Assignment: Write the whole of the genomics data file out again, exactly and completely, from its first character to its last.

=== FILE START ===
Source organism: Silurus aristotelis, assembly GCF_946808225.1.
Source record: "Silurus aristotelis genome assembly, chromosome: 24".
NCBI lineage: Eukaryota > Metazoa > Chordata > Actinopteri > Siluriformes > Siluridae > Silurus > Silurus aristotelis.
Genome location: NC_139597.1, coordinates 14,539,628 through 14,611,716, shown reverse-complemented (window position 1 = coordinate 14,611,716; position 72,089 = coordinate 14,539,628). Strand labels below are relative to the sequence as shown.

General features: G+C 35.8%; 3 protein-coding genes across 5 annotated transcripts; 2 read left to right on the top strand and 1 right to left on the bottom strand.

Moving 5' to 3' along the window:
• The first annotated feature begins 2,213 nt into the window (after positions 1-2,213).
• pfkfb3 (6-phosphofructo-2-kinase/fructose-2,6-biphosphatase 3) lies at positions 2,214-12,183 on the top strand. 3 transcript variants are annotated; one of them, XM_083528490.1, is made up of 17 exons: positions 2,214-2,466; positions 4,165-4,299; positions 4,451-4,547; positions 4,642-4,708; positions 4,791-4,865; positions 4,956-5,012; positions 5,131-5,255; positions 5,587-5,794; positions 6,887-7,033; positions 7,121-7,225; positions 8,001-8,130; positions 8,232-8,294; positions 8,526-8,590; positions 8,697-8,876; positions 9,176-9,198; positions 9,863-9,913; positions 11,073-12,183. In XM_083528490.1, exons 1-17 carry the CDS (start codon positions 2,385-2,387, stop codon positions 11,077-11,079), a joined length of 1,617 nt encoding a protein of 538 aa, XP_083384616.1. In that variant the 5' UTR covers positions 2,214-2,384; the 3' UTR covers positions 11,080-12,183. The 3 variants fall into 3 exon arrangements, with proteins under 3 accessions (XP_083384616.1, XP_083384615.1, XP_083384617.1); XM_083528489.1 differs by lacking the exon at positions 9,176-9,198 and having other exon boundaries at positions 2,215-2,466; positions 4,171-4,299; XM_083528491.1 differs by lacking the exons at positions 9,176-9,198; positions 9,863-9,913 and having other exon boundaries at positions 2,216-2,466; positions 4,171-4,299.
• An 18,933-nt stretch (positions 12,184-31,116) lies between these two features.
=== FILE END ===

Source organism: Silurus aristotelis, assembly GCF_946808225.1.
Source record: "Silurus aristotelis genome assembly, chromosome: 24".
NCBI lineage: Eukaryota > Metazoa > Chordata > Actinopteri > Siluriformes > Siluridae > Silurus > Silurus aristotelis.
Genome location: NC_139597.1, coordinates 14,539,628 through 14,611,716, shown reverse-complemented (window position 1 = coordinate 14,611,716; position 72,089 = coordinate 14,539,628). Strand labels below are relative to the sequence as shown.

General features: G+C 35.8%; 3 protein-coding genes across 5 annotated transcripts; 2 read left to right on the top strand and 1 right to left on the bottom strand.

Moving 5' to 3' along the window:
• The first annotated feature begins 2,213 nt into the window (after positions 1-2,213).
• pfkfb3 (6-phosphofructo-2-kinase/fructose-2,6-biphosphatase 3) lies at positions 2,214-12,183 on the top strand. 3 transcript variants are annotated; one of them, XM_083528490.1, is made up of 17 exons: positions 2,214-2,466; positions 4,165-4,299; positions 4,451-4,547; positions 4,642-4,708; positions 4,791-4,865; positions 4,956-5,012; positions 5,131-5,255; positions 5,587-5,794; positions 6,887-7,033; positions 7,121-7,225; positions 8,001-8,130; positions 8,232-8,294; positions 8,526-8,590; positions 8,697-8,876; positions 9,176-9,198; positions 9,863-9,913; positions 11,073-12,183. In XM_083528490.1, exons 1-17 carry the CDS (start codon positions 2,385-2,387, stop codon positions 11,077-11,079), a joined length of 1,617 nt encoding a protein of 538 aa, XP_083384616.1. In that variant the 5' UTR covers positions 2,214-2,384; the 3' UTR covers positions 11,080-12,183. The 3 variants fall into 3 exon arrangements, with proteins under 3 accessions (XP_083384616.1, XP_083384615.1, XP_083384617.1); XM_083528489.1 differs by lacking the exon at positions 9,176-9,198 and having other exon boundaries at positions 2,215-2,466; positions 4,171-4,299; XM_083528491.1 differs by lacking the exons at positions 9,176-9,198; positions 9,863-9,913 and having other exon boundaries at positions 2,216-2,466; positions 4,171-4,299.
• An 18,933-nt stretch (positions 12,184-31,116) lies between these two features.